Harriet - Yes, potentially.  One of the big goals in agriculture is to reduce energy expenditure.  Removing the photoperiodic from plant growth is actually very important.  For example, with chrysanthemum which are extremely sensitive to photoperiod and also need to be produced at a particular time of year: in November and then again at Christmas time.  You need to produce plants using huge amounts of energy.  If you could reduce the photoperiodic component of a response they would grow regardless of the daylight if you gave them the right conditions.

Chris - If I take a plant which is well adapted to growing in one part of the world it's used to having a certain length of day, say the equator, because time doesn't really change whether it's winter or summer there and I put it in Scotland where it's going to have very long bright summers and very dark winters would that make a difference?

Harriet - It would make a difference.  It might make less of a difference than if you went that way from Scotland down to the equator.  Tropical plants are used to growing with very equitable day lengths.  Scottish plants require very much more light in the summer time.  In my garden at home I have a horse chestnut seedling which grew from a conker I collected in my mother-in-law's garden in Scotland.  This poor tree sets leaf several weeks later than the local horse chestnuts in Oxford and sheds its leaves early in the season.

Chris - It can't adapt?  One thing Russell was saying is that our brains can retune our body clock.  You've done the equivalent of a transatlantic flight for a conker but from Scotland down south.  The conker can't reset, why?

Harriet - It doesn't seem to be able to reset so it's got an idea in its little cells what a critical day length is for producing leaves or shedding its leaves.  It can't in one generation get over this.  The timing of leaf set is set in the genes and it's local to a particular population.

Chris - Scientists have shown that if you give a plant a really hard life for a while then the progeny it produces express genes differently than if you give it a good life.  It's almost like it's patterning, it's telling its offspring look, you're gonna have a hard life - you need to be optimised to grow in a bad environment.  Do you think the parent wrote this [into its genes]?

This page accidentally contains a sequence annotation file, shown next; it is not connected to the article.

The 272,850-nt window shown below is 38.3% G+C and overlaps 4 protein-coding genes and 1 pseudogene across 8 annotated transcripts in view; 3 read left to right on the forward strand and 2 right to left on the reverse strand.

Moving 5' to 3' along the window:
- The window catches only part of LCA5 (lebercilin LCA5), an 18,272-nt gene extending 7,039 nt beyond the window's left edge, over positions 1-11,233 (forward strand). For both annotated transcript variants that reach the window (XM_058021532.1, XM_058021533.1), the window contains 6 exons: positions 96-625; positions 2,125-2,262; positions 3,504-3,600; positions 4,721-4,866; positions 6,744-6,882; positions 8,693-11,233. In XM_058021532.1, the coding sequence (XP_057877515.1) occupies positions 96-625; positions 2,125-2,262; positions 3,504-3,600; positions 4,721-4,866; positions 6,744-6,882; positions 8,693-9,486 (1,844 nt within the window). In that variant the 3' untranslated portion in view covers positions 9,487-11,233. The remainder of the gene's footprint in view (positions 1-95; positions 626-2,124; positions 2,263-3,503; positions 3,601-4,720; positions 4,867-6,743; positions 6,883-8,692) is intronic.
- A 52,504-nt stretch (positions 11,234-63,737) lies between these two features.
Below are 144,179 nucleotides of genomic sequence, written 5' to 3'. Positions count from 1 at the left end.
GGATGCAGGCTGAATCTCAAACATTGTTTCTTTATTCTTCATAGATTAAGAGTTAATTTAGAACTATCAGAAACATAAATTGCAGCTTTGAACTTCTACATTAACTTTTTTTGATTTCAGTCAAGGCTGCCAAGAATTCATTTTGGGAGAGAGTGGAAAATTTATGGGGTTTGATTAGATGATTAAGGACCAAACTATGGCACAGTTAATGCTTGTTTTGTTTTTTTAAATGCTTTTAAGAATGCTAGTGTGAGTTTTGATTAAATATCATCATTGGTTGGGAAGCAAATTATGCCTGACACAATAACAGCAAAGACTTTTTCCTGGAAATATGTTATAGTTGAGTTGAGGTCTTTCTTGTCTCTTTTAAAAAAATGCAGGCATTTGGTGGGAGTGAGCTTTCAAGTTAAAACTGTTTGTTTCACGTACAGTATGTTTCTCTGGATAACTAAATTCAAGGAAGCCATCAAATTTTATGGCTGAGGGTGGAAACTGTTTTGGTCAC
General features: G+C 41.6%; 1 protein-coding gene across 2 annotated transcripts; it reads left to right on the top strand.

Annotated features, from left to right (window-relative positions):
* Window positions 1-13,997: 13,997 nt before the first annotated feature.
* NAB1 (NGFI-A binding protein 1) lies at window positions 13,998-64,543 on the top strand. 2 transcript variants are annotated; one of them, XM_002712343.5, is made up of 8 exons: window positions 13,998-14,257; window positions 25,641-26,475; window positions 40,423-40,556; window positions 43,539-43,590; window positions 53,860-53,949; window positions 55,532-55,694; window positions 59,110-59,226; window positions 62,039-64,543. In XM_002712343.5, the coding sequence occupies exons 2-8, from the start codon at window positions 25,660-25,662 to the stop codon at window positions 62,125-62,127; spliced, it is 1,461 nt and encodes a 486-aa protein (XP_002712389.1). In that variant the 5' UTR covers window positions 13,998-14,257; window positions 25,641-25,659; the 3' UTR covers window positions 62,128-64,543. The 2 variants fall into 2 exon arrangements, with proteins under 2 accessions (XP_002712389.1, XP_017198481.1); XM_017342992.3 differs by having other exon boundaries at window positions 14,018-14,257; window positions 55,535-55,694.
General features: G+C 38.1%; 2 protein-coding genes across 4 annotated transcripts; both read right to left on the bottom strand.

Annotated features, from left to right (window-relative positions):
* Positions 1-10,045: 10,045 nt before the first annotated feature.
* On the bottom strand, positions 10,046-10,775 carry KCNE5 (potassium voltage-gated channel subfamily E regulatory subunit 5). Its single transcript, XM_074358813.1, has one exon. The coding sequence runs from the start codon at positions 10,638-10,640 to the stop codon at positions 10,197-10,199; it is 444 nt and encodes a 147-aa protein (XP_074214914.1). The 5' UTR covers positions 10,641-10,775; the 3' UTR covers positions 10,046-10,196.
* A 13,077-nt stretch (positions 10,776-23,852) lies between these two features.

Harriet - I think the parent wrote this in.  We don't know form a single example whether it is maternal imprinting such as you are suggesting or a simple change in the genetic instruction such that you need sixteen hours of night or fourteen hours of light to produce your seeds.  It could be either.

Chris - President Bush has suggested he wants to see people colonising Mars in the next 50 years.  We know that plants are the best way to get energy from the sun and turn it into chemical energy that we can use.  That means we need to take plants on space missions.  Given what you've just said - what are the implications for taking plants from Earth, into space and then also farther afield?

Harriet - There's two things to consider.  One is the different arrangement of wavelengths that you get on Mars.  Earth plants are adapted to a range of wavelengths that we have here and are very different to a Martian atmosphere.  This is one of the reasons Mars looks red.  Also the day length is different on Mars so you would need to look into the effect upon day length of growing your plants.